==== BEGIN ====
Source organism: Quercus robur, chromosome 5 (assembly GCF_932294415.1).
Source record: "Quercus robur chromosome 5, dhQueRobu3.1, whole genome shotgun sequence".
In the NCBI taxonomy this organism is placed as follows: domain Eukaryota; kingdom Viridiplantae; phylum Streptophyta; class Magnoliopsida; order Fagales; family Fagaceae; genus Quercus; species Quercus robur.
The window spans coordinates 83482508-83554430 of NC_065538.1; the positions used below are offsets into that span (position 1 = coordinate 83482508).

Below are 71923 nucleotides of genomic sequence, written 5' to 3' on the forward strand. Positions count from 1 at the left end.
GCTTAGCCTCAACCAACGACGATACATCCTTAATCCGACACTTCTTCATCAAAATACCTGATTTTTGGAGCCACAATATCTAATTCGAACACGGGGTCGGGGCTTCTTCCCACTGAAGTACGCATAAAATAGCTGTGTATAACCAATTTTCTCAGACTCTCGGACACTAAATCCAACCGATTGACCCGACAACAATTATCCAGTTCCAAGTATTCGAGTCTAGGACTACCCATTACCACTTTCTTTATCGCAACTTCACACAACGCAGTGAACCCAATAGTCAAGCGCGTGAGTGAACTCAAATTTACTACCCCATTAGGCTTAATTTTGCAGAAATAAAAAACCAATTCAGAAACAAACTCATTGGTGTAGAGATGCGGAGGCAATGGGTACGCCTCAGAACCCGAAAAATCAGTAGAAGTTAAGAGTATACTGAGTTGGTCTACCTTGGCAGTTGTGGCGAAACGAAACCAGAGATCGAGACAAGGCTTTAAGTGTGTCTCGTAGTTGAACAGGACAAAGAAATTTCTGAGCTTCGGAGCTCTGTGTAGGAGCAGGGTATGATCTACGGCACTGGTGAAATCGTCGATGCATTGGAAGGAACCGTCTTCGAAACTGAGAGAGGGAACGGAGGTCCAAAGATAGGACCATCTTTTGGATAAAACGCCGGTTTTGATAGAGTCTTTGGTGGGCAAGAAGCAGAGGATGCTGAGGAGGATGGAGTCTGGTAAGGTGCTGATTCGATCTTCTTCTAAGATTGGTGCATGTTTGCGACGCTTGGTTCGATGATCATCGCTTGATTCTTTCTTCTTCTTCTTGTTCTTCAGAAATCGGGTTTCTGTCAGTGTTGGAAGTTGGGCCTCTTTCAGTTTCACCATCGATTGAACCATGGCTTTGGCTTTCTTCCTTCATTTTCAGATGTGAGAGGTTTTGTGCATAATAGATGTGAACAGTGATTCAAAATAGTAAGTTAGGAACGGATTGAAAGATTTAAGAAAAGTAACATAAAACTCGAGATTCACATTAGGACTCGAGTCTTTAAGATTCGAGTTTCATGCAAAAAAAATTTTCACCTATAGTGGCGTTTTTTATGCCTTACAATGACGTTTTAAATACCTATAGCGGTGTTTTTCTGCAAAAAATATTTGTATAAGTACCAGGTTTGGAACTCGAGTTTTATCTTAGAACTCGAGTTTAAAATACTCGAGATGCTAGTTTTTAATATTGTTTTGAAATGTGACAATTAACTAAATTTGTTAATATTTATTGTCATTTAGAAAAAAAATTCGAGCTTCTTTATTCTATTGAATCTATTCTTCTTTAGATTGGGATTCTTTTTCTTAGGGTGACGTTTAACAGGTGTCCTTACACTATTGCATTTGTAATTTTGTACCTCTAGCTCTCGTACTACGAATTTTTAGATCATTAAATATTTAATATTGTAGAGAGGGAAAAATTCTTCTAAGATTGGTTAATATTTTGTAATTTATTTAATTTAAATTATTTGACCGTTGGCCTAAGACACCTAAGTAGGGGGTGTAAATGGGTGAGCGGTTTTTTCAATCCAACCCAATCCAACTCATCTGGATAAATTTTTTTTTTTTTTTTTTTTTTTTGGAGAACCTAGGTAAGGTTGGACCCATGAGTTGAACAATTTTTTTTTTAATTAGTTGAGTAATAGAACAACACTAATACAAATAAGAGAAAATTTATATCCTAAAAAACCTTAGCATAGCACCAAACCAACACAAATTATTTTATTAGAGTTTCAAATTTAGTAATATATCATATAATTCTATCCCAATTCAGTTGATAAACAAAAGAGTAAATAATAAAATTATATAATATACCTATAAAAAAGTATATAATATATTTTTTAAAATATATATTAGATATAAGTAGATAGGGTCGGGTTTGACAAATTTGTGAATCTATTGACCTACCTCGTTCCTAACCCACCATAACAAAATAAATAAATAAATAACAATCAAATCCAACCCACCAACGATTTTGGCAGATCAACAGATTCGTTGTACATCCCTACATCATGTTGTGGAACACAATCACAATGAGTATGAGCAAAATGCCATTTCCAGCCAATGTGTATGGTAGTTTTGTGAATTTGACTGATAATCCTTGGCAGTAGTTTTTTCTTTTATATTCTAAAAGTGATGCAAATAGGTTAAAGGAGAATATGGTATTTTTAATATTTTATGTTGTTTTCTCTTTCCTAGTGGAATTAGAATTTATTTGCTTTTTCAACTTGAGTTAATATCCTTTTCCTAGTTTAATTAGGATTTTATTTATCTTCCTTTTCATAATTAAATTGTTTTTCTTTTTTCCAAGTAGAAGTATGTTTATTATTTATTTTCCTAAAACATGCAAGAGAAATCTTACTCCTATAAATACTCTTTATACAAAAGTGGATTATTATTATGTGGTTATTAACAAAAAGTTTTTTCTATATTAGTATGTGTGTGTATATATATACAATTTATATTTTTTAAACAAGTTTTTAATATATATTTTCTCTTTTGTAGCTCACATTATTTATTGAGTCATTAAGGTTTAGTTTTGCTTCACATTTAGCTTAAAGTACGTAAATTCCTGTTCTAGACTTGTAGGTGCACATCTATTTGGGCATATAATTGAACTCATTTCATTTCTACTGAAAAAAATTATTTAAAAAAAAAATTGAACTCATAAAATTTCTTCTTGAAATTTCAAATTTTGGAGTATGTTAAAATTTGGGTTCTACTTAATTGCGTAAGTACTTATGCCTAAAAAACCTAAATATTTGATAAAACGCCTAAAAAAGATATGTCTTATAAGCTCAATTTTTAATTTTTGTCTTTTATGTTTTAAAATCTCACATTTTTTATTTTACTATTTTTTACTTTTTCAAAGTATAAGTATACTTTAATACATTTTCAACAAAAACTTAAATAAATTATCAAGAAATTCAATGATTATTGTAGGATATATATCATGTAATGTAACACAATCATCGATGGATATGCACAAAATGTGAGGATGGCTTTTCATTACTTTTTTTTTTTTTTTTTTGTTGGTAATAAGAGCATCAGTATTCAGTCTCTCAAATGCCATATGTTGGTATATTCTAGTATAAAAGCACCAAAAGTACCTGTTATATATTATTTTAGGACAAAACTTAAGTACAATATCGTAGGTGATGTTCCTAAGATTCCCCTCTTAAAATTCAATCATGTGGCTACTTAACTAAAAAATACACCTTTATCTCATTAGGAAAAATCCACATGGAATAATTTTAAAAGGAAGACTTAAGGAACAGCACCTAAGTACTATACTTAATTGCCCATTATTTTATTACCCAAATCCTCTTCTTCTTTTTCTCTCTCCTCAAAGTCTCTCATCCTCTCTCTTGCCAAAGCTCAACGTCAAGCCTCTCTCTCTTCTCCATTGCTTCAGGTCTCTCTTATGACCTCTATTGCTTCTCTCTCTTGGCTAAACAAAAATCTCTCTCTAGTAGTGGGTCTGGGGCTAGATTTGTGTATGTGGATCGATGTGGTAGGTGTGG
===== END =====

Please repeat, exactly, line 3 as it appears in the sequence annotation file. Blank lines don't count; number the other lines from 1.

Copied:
In the NCBI taxonomy this organism is placed as follows: domain Eukaryota; kingdom Viridiplantae; phylum Streptophyta; class Magnoliopsida; order Fagales; family Fagaceae; genus Quercus; species Quercus robur.